“Yes. I imagine you’re good at it though. Southern belle and all.”

  “I take it you weren’t happy having to write in Betsy Ross?”

  “Let’s put it this way. Historically, we don’t even know for sure that she sewed the flag, but by the time L. B. Mayer and Billy Taub are done with her, moviegoers across the country are going to think she single-handedly won the Revolutionary War, not to mention that she was a hell of a singer.”

  A group of contract girls swished by in a cloud of perfume. They glanced at Sam—to see if he was someone, to see if he was watching—and he smiled like a rake in a novel. “Ladies.” They went off giggling. He watched them. I cleared my throat. He turned back to me. “Pipes. Sorry, what were you saying?”

  “I wasn’t.”

  “Right. Well then, what do you think of the story?”

  “I haven’t read it yet.”

  “If I didn’t know better, I’d think you were trying to flatter me.”

  “I’m not.”

  He dropped the cigarette, stubbed it out with his shoe, shoved his hands in his pockets. “No, you’re not. Much as I enjoy flattery, it’s refreshing. This place is full of people who do nothing but flatter from sunup to sundown. They excel in flattery. They’re paid a lot of money to flatter. Frankly, I’d rather be insulted. At least it’s honest.”

  “Is that an invitation?”

  I cocked my head and smiled. He cocked his head and smiled.

  “Speaking of invitations, I’d like to extend a more overt one. Have dinner with me. If all goes well, have more than that.”

  “I’m afraid I’m busy tonight.”

  “Tomorrow night, then.”

  “I’m pretty sure I’m busy then too.”

  “Ah, the hard-to-get type. My favorite. Or maybe you’re just old-fashioned. I’m not as crazy about that one.”

  “Good afternoon, Mr. Weldon.”

  “Good afternoon, Pipes.” I could feel him watching me go and so I swished away like the contract girls, sending my hips from side to side like a metronome. He was still laughing as I passed Main Street.

  I reported to Miss Burns and had a voice lesson with Miss Fogler. Then I met with Harriet Fields for pop music. She had the thinnest painted-on eyebrows I’d ever seen.

  For ten minutes she told me about her work with the unparalleled Judy Garland, and then she said, “We’re going to focus on scales.”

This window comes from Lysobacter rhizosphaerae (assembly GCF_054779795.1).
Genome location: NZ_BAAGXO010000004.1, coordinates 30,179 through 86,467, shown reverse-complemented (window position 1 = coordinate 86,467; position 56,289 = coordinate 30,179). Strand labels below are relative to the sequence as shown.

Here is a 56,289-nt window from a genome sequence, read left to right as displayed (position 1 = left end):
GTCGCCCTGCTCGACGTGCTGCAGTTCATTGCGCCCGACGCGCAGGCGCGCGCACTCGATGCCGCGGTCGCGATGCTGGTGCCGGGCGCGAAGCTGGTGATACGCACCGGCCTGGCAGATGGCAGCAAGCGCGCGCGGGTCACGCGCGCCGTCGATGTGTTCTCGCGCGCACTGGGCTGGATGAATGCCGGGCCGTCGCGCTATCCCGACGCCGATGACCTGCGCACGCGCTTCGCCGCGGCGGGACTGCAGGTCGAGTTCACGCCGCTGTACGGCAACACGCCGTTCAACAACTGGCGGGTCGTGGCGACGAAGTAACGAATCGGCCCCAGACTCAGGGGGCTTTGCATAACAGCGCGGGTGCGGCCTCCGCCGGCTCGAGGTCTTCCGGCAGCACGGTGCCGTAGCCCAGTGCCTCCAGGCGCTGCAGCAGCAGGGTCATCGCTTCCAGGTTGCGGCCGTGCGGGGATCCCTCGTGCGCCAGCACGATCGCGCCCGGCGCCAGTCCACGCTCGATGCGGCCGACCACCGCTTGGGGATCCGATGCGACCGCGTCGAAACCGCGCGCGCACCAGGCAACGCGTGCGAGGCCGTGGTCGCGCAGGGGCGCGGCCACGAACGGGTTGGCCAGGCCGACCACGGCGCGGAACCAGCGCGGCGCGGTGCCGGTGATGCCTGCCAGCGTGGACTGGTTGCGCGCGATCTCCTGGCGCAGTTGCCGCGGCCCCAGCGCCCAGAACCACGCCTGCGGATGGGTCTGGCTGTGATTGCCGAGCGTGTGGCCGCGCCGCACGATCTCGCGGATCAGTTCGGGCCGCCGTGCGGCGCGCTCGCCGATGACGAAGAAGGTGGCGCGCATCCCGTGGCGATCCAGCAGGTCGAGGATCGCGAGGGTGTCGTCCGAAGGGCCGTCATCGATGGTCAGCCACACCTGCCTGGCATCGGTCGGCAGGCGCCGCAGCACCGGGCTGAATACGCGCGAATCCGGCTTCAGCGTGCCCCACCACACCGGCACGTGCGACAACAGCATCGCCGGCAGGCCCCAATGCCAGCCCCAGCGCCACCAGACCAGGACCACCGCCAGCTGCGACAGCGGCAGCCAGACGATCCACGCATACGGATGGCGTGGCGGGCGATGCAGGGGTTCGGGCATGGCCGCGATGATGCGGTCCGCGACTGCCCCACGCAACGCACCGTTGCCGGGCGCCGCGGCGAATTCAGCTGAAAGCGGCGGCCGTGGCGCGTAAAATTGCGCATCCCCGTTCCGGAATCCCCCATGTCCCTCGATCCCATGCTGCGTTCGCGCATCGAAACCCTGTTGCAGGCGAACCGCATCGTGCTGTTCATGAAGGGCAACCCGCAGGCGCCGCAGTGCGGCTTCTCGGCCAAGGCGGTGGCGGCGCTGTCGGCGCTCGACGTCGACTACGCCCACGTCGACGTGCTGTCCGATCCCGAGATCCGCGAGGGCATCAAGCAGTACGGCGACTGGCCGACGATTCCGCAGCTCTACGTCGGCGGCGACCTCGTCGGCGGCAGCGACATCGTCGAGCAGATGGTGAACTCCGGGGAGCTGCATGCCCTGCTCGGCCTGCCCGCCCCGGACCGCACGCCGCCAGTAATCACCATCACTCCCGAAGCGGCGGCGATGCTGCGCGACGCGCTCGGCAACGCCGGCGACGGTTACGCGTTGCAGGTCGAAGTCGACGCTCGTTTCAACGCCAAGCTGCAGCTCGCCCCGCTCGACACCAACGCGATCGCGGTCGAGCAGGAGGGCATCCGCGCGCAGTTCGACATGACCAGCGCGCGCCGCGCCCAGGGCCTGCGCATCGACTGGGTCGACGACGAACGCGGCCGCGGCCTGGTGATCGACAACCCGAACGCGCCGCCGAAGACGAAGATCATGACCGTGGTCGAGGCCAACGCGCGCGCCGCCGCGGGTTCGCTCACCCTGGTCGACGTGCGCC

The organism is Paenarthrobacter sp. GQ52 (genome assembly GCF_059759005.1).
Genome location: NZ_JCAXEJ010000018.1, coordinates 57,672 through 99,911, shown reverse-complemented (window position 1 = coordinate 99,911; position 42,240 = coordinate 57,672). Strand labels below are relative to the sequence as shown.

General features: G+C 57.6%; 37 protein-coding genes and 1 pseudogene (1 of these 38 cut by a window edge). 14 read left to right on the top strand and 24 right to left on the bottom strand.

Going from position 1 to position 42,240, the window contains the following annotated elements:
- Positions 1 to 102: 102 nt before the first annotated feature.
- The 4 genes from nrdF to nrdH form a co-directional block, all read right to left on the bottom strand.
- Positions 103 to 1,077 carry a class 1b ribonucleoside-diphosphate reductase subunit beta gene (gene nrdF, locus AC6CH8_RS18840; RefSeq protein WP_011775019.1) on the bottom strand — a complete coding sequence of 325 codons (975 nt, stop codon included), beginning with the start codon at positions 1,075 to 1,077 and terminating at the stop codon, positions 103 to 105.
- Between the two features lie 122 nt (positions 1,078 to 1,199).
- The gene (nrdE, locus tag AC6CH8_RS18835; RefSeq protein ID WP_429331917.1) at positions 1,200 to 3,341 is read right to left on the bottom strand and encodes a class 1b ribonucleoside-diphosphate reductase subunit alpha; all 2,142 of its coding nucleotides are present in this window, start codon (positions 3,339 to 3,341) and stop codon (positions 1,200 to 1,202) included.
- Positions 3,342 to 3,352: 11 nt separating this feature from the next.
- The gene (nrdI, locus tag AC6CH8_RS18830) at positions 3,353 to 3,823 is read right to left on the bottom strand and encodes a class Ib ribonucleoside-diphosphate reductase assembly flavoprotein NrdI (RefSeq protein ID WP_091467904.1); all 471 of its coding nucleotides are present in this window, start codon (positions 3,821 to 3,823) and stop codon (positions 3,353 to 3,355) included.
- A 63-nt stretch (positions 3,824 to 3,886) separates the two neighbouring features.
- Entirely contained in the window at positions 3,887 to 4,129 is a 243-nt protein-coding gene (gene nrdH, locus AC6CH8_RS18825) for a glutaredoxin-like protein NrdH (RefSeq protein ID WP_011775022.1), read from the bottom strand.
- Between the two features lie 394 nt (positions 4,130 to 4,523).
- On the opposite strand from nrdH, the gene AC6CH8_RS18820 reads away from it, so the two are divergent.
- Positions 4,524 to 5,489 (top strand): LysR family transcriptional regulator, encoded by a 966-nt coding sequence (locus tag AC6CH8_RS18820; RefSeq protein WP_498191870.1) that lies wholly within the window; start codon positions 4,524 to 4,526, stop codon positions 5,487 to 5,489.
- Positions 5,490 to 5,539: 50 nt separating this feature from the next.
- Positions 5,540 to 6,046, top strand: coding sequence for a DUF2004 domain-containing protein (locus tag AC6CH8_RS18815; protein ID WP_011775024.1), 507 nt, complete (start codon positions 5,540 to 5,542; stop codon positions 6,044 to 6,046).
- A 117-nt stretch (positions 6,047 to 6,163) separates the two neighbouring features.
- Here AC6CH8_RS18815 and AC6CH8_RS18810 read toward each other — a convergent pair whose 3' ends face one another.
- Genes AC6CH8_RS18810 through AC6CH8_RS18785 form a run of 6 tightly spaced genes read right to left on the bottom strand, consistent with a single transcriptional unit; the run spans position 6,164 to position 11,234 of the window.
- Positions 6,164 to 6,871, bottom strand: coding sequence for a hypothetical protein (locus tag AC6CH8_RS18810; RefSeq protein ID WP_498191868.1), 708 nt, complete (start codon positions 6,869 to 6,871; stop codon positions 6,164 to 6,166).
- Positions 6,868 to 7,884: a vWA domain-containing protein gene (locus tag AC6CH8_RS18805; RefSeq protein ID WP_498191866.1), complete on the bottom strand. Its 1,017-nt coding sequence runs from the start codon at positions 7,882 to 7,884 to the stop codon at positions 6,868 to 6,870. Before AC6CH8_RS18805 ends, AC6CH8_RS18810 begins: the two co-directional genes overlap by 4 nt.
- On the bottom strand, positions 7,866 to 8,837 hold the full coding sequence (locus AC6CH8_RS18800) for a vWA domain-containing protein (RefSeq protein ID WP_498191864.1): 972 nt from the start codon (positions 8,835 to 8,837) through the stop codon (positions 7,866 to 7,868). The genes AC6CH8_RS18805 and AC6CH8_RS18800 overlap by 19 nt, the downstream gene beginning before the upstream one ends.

I thought she meant for a few minutes, but she meant for the entire hour. I sang up and down, over and over. The only thing that changed was the vowel sound. “Sing ah,” she’d say, smacking the piano with a baton. “Sing e.” “Sing eh.” “Sing oh.” Then we started all over again with consonants. “Sing caw.” “Sing muh.” “Sing tee.”

  Afterward, I reported to Earl Brent for my jazz singing lesson. When he started me on scales, I said, “I just spent an hour doing this with Miss Fields. I’m as warmed up as I’ll ever be.”

  “It’s customary to spend the first several lessons vocalizing, Miss Rogers.” But he stood and sorted through the sheet music stacked atop the piano. He pulled out three songs and said, “Let’s see how you sight-read.”

  We started the lesson without accompaniment because Mr. Brent said this was the way of finding your key, the one you felt comfortable in. “The right key is almost always found in the last note.” Once I found it, I set aside the lyrics and sang the vowels and then a single melodic line, the same one over and over, until my intonation was clear. I may have been singing nonsense words again, but at least I wasn’t doing scales.

  The thing I liked about jazz was that you could change up the rhythm, shortening and lengthening the notes in whatever way you wanted to. You could sing them one way once and a completely different way the next time around.

  “Good work, Miss Rogers,” Mr. Brent said at the end of our session. “I think you’re coming along nicely.”

  As I walked out of his studio, the air seemed a little sweeter, the sun a little brighter. I thought, Maybe Kit Rogers can do this movie after all.

  Back in my box of a dressing room, I vocalized as I checked my reflection, reached for a lipstick, ran powder over my freckles. Part of learning to sing all over again was practice. Practice, practice, practice. I swept my hair back with one hand and tried to decide if I liked myself as a blonde. Then I gathered my things, including my script, and on second thought went back for the Home of the Brave book.

  I was halfway down the stairs when I saw Mudge, still in costume, walking out the door of her star suite. She glanced around, to her left, to her right. I opened my mouth to call to her, hand in the air, but then she looked behind her, nodding to someone, and Nigel Gray appeared. Without a word, she went one way and he went the other.